Alaska’s ‘Final Four’ vote may be a model for the nation

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Regardless of the outcome of this week’s special election, Alaskans are demonstrating to Americans that there is a better way to elect our leaders — one that encourages politicians to appeal to all citizens, not just party loyalists.

Tomorrow, Alaskans will use ranked-choice voting (also called “instant trickle-down”) to select the person to complete the term of the late Rep. Don Young (R-Alaska). This special election is the first time Alaskans will use “Final Four voting” — an electoral innovation that replaces party primaries with an open primary and uses choice voting in general elections.

One fact is undeniable: right now, our democracy is not working. Political discourse is characterized by extreme polarization, almost unprecedented incivility, and legislative dysfunction. However, these are not bugs in our current political system, but rather features that work exactly as intended. The incentives built into the system (gerrymandered districts, closed primaries and win-win voting) perpetuate extreme polarization. Those we elect are not rewarded for working cooperatively with all parties to solve our nation’s problems. On the contrary, consensus builders are more often punished and defeated in their party’s next primary for not being partisan enough. This is a structural design issue.

The Final Four vote is designed to change those incentives. With the top four voters in the primary qualifying for the general election, it rewards those who work cooperatively, stretch across party lines and appeal to the broad moderate middle of the political spectrum. And, according to field researchers in Alaska, it achieves exactly that.

The Sightline Institute’s recent report, “In Alaska’s Special Election, A Bipartisan Mindset Makes Sense” noted, “Candidates are making subtle appeals to opposing party voters and avoiding attacks across party lines, at least so far. …” and “Alaska’s US House special the election shows that, at least in some cases, ranked ballots can encourage voters and candidates to reach out to the opposing party.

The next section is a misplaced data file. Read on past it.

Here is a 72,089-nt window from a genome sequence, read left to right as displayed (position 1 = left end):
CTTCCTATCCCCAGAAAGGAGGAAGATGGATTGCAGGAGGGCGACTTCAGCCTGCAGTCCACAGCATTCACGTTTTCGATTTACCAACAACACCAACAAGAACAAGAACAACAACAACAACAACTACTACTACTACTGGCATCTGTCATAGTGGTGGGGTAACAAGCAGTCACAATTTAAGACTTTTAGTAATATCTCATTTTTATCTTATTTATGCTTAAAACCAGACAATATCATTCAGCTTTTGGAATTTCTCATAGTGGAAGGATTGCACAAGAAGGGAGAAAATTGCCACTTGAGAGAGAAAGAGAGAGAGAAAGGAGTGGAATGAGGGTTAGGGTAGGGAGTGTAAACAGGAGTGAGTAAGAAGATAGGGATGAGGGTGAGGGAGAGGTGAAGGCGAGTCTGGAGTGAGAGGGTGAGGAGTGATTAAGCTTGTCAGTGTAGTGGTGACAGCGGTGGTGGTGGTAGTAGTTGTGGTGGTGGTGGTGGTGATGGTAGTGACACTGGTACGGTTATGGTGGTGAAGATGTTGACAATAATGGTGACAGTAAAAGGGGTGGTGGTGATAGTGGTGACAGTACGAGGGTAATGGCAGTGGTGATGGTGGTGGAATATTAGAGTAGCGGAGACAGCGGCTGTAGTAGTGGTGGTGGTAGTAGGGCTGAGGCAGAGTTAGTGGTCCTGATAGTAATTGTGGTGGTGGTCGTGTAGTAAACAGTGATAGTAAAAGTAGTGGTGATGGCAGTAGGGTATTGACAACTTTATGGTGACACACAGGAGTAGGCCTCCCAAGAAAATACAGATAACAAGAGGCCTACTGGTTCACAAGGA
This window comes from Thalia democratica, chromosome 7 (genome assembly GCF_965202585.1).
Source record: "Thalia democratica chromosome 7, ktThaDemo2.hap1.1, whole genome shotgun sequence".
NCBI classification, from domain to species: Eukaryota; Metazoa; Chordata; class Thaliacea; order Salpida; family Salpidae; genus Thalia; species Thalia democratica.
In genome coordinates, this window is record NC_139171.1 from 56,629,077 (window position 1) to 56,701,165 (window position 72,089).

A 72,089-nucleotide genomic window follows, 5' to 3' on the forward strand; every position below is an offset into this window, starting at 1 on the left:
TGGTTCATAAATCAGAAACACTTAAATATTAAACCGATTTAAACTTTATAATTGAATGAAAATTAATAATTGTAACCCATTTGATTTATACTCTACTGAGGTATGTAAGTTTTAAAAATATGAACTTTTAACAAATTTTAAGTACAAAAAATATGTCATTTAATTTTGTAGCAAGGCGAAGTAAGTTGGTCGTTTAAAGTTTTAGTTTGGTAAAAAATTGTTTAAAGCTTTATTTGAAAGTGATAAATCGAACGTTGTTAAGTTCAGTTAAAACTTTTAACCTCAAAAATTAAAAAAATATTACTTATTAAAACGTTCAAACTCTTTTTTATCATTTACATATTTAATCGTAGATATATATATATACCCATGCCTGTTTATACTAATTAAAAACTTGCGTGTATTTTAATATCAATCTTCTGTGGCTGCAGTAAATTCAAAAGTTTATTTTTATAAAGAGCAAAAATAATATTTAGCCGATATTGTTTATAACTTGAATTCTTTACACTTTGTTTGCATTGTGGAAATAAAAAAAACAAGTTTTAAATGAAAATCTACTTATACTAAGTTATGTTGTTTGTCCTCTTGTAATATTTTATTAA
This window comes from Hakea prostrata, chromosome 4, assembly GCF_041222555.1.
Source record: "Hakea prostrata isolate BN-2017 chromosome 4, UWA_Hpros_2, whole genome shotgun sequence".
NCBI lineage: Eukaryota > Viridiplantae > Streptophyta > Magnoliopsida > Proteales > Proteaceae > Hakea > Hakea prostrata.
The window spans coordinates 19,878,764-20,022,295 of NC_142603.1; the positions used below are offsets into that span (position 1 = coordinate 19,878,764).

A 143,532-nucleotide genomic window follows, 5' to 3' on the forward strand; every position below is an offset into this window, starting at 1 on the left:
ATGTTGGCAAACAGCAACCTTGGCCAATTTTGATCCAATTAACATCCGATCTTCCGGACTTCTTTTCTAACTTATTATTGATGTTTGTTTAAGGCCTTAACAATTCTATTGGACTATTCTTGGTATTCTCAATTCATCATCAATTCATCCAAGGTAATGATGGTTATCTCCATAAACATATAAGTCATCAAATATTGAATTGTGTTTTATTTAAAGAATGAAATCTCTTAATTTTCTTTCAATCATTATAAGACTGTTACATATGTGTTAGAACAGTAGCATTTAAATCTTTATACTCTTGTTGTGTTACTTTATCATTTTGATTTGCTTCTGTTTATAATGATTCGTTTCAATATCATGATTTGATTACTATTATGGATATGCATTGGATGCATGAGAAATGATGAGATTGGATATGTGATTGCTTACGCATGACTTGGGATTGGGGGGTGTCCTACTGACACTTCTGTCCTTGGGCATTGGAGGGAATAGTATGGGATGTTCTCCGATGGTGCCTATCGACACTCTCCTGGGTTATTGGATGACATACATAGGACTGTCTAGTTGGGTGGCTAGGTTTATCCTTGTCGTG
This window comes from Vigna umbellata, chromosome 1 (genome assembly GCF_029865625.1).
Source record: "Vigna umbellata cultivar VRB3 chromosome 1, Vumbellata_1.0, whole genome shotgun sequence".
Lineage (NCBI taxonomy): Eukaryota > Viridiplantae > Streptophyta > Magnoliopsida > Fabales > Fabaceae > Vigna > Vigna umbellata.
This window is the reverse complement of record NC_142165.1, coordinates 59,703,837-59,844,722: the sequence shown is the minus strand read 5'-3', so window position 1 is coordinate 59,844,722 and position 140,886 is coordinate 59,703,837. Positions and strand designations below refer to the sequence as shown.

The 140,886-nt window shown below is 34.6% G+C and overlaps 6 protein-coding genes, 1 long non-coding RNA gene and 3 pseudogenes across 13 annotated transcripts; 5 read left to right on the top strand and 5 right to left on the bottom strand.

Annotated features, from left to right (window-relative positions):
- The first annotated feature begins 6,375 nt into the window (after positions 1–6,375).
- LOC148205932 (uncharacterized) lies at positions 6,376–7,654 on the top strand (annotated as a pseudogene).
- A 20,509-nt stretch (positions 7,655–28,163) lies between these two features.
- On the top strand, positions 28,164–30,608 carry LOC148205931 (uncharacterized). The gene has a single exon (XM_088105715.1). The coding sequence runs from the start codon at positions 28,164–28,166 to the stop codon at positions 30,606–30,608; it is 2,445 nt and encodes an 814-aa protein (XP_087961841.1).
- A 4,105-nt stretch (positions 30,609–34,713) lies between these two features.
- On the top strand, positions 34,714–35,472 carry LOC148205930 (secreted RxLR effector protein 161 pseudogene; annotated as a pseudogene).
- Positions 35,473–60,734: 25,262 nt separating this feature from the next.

Contrary to the Wall Street Journal’s recent characterization of the new system as making “an Alaskan politics joke,” we applaud Alaskan voters for embracing a method of voting that reintroduces reasonableness into the electoral process. No matter who wins, Final Four voting is a better system that encourages collaboration among elected officials rather than the divisive politics we all hate.

Even before the election, the new incentive system was having an impact. Republican Sen. Lisa Murkowski’s (Alaska) work over the past two years to forge bipartisan compromises on key legislation — from voting rights to infrastructure — is likely attributable to her freedom from a partisan primary. Interestingly, two of the other leaders who work across the political aisle with her in such efforts are often Republican Senator Susan Collins and Independent Senator Angus King, both of Maine – the only other State that also uses preferential voting in its federal elections.

Critics have argued that the new system is confusing. Yes, there has been a lot to confuse voters this year. The removal of one of the top four special election candidates in Alaska has created some problems, as the Final Four is now the Final Three. And the combination of tomorrow’s ballot having both the “general” special election and the primary for the same seat is a little confusing. But the system is new, and we have confidence in the ability of Alaskan voters to sift through the noise and rank their preferences — just as our military personnel and foreign voters have done in at least five states for many years. . We also hope the critics don’t suggest that Alaskans aren’t as capable as the citizens of Maine, who have successfully used ranked voting since 2018.

We represent a group of business leaders committed to making our democracy work better. As Republicans, Democrats, and Independents, we are Americans first, engaged in nonpartisan efforts to make our democracy work to produce solutions that are in the common interest. We congratulate the citizens of Alaska for endorsing the innovative voting initiative that created Alaska’s Final Four voting system. We salute Alaskans for boldly deciding to change their electoral system.

Although change is often difficult, it is worth it. We all deserve a system that inspires our elected officials to work cooperatively to solve our country’s pressing problems. We all deserve a democracy that works.

Neal Simon is the former CEO of financial advisory firm Bronfman Rothschild. Todd Dipaola is the CEO of marketing company InMarket. They represent a coalition of entrepreneurs who are in favor of preferential voting systems.

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